Most of our moral judgements are against individuals in a multitude of stories and situations we don’t understand. An example is the “alcoholic loser” who has trauma from his past and no understanding of how to deal with it. It’s so sad that we have to watch him drink his life away not realizing what he needs is a purpose that gives his life meaning beyond the bottle. As an Aspie, I’m really angry with the lack of autism-support in Winnipeg because hardly anyone else understands the spectrum. Lack of understanding has lead to more of my kind being stuck at home addicted to video games in parents’ basements. Some organizations and anti-vaccine pushers fail to note that after someone with autism tries to apply for 50 jobs in a day, gets only one interview and blows it because he can’t keep eye contact, they’ll want to do nothing more than just sit at home, drink Labatts, and eat chips all day while waiting to die on the couch while watching Netflix. Something has to be done to keep people with autism employed. That whole conversation is another blog post.

Sure, we can’t save everyone, and that’s the worst part. Many have died in recovery, trying their best to make a better life for themselves but after slipping up just once, they lose their chance to recover.

Regarding birth control, I’m tired of hearing people telling me lies that “the pill” was causing little abortions. And now,  this “morning after” pill is the new abortion-drug everyone is judging. It’s not worth debating anymore. There isn’t going to be an agreement. Every confirmation bias will only be refuted by some new nutcase who wants to deny universal health care for everyone on planet Earth.

There’s also the issue of choice. I wouldn’t want someone taking away my choice to see a doctor or not or to eat healthy or not. And I especially don’t want to be told to choose whether or not I should think freely or not. That would kill this blog. Birth control is meant to stop things like HIV, acne, irregular cramps, and obviously over-population. If my wife suffered from health problems, I would be very depressed not being able to pay for it. If she suffered a long term yeast infection because I couldn’t pay to get proper care or go in for testing, I’d have a severe meltdown that would put me in a mental institution. In the end, morals that restructure health-benefits fail to do justice to the outside choices. An unwanted pregnancy or abortion rates are not the only things controlled by taking health care away or trying to close down organizations like Planned Parenthood. STDs are caused by skin-to-skin contact. Infectious diseases can also be exchanged by the pair of two shaking unsanitary hands. And don’t get me started on sneezing.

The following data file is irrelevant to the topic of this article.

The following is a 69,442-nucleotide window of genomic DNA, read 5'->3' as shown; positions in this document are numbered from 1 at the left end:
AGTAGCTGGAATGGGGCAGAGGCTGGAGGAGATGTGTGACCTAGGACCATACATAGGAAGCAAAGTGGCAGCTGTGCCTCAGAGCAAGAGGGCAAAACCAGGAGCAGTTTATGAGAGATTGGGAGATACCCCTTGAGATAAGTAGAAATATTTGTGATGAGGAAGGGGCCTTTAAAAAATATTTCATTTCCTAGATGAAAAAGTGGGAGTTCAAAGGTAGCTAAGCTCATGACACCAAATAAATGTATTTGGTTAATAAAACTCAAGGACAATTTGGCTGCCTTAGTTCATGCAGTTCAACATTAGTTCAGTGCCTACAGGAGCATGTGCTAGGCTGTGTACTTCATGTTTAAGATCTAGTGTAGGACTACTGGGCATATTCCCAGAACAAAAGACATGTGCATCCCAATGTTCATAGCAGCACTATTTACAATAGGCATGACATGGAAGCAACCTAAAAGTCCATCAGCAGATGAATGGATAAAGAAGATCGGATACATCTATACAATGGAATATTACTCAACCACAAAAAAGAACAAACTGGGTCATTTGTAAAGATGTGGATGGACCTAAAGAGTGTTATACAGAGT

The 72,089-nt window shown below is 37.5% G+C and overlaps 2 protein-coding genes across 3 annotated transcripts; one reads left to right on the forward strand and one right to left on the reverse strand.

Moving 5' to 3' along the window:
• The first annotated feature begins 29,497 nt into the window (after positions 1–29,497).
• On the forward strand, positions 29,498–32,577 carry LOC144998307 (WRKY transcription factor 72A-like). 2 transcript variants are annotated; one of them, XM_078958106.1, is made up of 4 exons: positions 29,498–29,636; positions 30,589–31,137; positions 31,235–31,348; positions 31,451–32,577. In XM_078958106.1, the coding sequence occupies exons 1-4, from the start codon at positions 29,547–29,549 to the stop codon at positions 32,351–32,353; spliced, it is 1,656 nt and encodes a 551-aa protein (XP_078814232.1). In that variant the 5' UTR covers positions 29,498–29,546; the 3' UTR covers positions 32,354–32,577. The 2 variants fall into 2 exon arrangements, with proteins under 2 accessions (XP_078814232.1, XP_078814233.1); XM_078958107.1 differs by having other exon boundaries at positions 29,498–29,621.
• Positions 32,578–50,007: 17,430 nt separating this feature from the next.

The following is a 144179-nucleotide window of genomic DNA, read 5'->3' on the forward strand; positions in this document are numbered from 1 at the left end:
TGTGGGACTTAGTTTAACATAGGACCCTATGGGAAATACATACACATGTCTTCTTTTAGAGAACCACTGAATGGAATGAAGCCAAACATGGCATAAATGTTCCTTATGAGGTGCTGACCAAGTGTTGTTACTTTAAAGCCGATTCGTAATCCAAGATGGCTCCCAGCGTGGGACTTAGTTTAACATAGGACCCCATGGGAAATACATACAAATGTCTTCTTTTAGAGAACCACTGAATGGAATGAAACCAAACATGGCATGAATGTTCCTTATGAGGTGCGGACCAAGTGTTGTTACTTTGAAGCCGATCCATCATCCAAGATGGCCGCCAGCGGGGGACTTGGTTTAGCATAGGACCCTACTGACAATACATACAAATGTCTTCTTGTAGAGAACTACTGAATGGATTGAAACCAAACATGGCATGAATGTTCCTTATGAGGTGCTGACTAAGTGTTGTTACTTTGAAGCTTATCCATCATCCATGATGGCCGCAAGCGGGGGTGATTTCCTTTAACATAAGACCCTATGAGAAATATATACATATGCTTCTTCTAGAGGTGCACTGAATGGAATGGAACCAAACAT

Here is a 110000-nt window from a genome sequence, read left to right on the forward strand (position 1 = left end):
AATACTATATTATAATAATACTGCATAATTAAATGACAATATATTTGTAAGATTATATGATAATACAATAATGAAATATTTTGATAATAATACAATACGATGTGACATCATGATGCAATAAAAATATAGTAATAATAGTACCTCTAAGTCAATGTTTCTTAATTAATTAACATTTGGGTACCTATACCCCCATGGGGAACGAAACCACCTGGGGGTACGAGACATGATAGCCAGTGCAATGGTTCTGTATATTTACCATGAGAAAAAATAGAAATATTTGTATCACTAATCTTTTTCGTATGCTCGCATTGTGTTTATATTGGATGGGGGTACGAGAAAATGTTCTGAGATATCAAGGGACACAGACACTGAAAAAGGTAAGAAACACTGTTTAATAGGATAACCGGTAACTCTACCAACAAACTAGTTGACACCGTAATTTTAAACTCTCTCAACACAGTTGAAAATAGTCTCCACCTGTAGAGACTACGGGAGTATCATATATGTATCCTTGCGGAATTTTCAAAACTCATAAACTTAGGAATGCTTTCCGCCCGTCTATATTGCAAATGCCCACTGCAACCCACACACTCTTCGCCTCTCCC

Bottom line, the health care marketplace needs to go, universal health care needs to take its place. Health insurance should not be centred around judgment and money. Employers don’t have the right to know what their employees spend their hard earned money on, even with the off-chance those workers may buy drugs, pornography, or spend it all at the casino. Holding off due compensation is illegal while firing an employee for actions on the job or how they represent their employer while not at work is a different story. Health based insurance coverage in the USA is a benefit. If employers don’t require people to follow a spending contract, they should never withhold benefits or wages based on their limited understanding of morality.

By the way, America, Canada has had free health care since the late 60s. We’ve done well for the most part. All base services are covered for everyone while extended services are provided by employers. Canadians can go to any doctor but because of certain jobs they also get around $350 toward massage and like $200 every two years toward eyeglasses if they need them. The best quirk of all is $2000 of non cosmetic dental services too. We Canadians will keep you in our prayers and hopefully when all this is over, your government will take a few pages out of our book.